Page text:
Have You Ever Heard a Plant Play Music?
A Duquesne professor is making music with unlikely collaborators---houseplants.
Dr. Paul Miller, assistant professor of musicianship in the Mary Pappert School of Music, and his co-researcher Brian Riordan from the University of Pittsburgh, have been experimenting with common houseplants to determine musical ways in which composers and performers can interact with plants.
The project involves attaching electrodes to a plant's leaves. The electrodes collect the plant's electrical output and send it to a special interface, which boosts the voltage of biologically-generated electrical signals to a level that can be used in a musical synthesizer. A composer or performer can then use the voltage to make sounds, or modify the rhythm, timbre or dynamics of a sound. The procedure can either be done in real time, or the voltage can be recorded and played back later. Miller can analyze voltage patterns by using computer software designed by Riordan specifically for this project.
The pair has experimented with various manipulations to elicit electronic responses from the plant-some of which include burning the plant's leaves, simulating a solar eclipse or simply touching the plant's leaves gently.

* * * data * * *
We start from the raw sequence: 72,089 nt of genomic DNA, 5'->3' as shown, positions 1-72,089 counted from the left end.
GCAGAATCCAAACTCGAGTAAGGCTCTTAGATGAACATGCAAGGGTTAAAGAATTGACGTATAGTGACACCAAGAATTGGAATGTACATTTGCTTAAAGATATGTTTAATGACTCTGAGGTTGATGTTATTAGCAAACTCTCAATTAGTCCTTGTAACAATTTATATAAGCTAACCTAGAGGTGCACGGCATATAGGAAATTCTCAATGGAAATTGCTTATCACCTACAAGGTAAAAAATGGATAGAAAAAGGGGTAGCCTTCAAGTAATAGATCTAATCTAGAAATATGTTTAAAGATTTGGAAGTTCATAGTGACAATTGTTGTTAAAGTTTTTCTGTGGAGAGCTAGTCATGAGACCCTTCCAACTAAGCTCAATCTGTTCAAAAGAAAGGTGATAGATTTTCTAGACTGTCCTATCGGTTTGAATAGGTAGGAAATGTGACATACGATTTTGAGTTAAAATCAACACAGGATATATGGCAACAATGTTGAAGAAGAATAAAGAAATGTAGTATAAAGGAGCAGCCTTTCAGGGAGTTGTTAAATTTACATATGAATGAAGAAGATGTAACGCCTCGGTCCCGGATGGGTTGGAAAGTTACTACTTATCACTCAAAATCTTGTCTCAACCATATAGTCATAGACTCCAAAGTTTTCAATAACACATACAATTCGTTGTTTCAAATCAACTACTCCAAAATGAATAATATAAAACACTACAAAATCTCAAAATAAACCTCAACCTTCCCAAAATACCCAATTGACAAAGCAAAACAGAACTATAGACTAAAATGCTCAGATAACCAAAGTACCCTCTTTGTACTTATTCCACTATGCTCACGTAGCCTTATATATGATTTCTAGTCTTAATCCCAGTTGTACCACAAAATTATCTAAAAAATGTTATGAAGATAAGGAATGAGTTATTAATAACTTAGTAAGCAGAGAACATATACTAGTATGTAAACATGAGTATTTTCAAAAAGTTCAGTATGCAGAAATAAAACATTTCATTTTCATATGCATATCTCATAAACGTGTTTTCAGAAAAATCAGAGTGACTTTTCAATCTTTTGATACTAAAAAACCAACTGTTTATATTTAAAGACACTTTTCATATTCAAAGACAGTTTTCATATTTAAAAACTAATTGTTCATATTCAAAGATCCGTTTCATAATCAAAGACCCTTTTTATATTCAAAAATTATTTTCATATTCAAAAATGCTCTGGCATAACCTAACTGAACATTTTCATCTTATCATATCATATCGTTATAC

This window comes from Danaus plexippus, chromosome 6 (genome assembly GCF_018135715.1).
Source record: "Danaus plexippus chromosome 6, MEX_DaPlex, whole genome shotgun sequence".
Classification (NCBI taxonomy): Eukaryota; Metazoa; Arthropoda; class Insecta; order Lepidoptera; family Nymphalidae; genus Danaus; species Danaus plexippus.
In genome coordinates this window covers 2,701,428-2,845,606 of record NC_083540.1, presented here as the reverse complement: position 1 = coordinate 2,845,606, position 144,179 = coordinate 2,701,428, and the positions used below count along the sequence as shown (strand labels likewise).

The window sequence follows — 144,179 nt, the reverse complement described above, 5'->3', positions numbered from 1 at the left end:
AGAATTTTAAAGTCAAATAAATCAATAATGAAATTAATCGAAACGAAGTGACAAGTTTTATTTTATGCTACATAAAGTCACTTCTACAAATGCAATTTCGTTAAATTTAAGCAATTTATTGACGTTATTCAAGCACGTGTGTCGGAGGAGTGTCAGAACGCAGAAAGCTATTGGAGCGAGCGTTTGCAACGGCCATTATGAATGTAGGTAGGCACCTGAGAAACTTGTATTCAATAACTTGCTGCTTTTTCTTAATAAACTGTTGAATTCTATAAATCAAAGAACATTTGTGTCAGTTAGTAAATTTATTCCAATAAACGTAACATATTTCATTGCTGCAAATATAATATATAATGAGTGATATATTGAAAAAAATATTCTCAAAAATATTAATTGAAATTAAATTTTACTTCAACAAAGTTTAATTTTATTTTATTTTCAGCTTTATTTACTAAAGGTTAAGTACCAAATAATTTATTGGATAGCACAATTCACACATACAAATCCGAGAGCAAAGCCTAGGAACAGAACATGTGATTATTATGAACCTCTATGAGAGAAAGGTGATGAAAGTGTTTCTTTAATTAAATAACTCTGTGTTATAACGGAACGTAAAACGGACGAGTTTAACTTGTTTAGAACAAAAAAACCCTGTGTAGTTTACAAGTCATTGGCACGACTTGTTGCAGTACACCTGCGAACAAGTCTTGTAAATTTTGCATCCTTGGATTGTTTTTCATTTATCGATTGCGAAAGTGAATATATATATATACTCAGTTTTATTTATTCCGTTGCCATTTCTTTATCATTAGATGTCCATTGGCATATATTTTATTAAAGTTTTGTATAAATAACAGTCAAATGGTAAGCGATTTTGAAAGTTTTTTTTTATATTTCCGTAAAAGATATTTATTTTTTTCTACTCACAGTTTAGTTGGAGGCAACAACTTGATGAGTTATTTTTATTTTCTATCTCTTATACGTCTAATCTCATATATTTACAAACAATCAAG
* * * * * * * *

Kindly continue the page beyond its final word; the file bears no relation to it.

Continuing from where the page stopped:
"Although plants do not have brains, feelings or consciousness, they have evolved sophisticated ways of perceiving the environment, and use electricity to communicate their sensations to their various organs," Miller explains.
Miller recognizes that some plants and other organisms have been on Earth long before he was and will continue to thrive once he is gone. "One of the great things about our project is seeing our own temporal world as expanded by interacting with plants," he said. "It helps us to place who we are and our position within this green planet."
Miller and Riordan recently presented their research at the 2019 Society for Music Theory annual conference in Columbus. Learn more about their work at www.theoryofpaul.net/plants.
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